Urgent relocations are more expensive than standard transportation since the provider has to clear their schedule and prioritize your service. As this is a custom project, the carrier will charge you more. Furthermore, these usually involve standalone shipments, so there’s no risk of your RV rubbing against other vehicles. This also increases the price.
The time of the year also plays a major role in determining the price of your transport. Snow, wind, and heavy rain can make some routes unsafe or inaccessible. As a result, the driver may need to take a different road, which can bump up the expense.
The size of your RV and any connected trailers is another factor that impacts the cost. It directly influences the shipping methods available. For example, an oversized vehicle might need specialized equipment and flatbeds, raising the price of the service.
Pickup and Destination
Where your shipping company picks up and drops off your RV is a critical consideration. If the locations are in a distant area from the provider’s headquarters, they need to travel further to complete the service. Consequently, they charge a higher rate due to the extra work.
In contrast, densely populated urban areas are much more accessible for RV shipments. They allow professionals to use major roads and drive more comfortably.
How Do You Prepare an RV for Transport?
After hiring an RV carrier and determining the best service for your vehicle, you need to prepare your RV for the journey. The first step is to verify your vehicle is sound mechanically. Carry out the following checks to do so:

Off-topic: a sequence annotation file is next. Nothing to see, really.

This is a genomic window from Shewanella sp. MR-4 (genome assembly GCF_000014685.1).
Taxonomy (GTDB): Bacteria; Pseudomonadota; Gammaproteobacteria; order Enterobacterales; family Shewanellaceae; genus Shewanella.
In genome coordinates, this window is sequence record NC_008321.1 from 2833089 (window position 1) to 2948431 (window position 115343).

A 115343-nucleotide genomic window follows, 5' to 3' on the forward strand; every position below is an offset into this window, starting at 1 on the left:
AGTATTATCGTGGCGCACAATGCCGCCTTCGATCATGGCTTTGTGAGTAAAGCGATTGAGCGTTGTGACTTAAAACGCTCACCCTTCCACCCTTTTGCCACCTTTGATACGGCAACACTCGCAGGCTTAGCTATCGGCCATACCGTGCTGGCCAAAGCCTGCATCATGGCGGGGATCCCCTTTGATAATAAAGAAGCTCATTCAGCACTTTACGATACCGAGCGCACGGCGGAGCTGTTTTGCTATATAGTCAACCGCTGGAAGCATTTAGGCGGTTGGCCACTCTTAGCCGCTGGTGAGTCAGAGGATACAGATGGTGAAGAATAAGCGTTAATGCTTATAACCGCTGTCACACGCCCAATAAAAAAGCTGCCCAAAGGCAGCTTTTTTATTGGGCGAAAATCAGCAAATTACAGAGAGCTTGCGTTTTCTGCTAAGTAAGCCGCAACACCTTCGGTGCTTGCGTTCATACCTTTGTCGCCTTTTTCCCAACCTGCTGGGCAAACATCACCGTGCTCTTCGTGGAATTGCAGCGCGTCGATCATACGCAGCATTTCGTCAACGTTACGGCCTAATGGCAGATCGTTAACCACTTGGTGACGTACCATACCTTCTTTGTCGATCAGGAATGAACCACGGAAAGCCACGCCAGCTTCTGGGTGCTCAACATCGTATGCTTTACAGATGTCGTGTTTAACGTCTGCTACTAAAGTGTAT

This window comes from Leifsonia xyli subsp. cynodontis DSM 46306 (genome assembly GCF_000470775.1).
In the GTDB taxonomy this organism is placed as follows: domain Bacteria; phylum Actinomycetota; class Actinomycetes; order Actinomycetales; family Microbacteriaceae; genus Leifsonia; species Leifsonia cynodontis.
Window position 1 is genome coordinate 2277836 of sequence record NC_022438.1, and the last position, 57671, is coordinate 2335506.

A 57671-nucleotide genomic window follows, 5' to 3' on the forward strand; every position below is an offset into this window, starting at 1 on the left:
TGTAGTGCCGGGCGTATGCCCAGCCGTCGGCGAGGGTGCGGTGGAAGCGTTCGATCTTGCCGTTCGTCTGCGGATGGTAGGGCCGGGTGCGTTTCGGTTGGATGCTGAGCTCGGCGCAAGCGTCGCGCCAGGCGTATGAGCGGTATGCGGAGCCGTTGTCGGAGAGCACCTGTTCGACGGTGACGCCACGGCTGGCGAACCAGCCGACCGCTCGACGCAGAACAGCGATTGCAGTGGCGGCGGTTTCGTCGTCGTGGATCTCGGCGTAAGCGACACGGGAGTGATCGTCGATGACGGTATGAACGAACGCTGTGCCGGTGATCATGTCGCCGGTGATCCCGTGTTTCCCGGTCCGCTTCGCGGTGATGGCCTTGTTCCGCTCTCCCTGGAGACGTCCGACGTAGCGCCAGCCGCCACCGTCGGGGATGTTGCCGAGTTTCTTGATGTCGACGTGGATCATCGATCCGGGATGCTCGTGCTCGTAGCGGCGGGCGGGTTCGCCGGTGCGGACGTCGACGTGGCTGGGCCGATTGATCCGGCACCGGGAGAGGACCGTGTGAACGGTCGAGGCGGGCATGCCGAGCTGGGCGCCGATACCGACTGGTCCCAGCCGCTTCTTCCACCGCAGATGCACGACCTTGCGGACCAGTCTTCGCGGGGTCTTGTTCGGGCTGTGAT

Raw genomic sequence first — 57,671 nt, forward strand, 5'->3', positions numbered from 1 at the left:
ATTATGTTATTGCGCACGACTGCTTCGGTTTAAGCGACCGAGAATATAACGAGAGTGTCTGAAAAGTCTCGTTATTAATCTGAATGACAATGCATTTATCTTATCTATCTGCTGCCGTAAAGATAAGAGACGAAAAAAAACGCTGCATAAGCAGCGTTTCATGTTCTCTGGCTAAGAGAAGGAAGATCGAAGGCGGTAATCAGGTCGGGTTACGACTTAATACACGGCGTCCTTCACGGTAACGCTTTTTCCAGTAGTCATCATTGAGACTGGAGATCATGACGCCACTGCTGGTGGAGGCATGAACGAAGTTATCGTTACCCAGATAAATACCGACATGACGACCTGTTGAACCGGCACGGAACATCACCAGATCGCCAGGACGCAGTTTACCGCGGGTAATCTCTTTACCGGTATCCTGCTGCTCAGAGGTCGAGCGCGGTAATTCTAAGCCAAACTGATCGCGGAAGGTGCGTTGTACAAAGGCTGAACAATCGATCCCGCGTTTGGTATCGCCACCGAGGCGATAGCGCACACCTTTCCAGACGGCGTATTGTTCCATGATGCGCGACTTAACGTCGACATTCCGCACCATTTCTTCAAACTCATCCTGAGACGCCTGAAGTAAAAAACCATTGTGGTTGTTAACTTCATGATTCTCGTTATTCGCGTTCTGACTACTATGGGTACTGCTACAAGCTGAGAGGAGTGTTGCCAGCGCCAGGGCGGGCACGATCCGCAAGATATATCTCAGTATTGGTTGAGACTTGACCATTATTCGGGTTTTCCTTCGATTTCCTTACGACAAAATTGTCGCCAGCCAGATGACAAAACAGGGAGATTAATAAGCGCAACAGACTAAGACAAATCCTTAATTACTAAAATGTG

- Inspect fluid levels, including brake oil, coolant, transmission fluid, power steering liquid, and engine oil.
- Make sure there are no fluid leaks.
- Leave the gas tank about a quarter full if the vehicle will be towed or hauled.
- Verify your tow band hitch bar is installed correctly if you’ve chosen a tow-away service.
- Check the voltage range of your battery.
- Then, prepare the internal and external parts of your RV for the service:
- Lock any slide-outs.
- Check for external cracks in chains, doors, windows, and pop-ups.
- Be sure all lights are fully functional (e.g., turn signals, parking brakes, parking lights, and indicator lights).
- Close windows, doors, and cabinets from the inside with a latch. Tape them if they won’t shut.
- Remove any loose possessions from your cargo compartment.
- Disconnect electricity, gas, and other power supplies.
- Take down any hanging items from the walls.
- Finally, you want to take appropriate safety measures to help protect your RV during transport:
- Inspect the vehicle and fix any damage.
- Check the tires for correct tire pressure.
- Schedule a professional inspection of emergency brakes and airbags.
- Continue Your RV Lifestyle Effortlessly
Continue Your RV Lifestyle Effortlessly
And there you have it! You’re now an unofficial graduate of RV Transport U, ready to hit the road—or have someone else hit it for you. Gone are the days of fretting about dings, delays, and transport disasters. With this guide, you’ve got the route mapped out and the rest stops planned. All that’s left is for you and your RV to make it to your next adventure, whether it’s exploring Yosemite or just taking up prime real estate in your aunt’s driveway!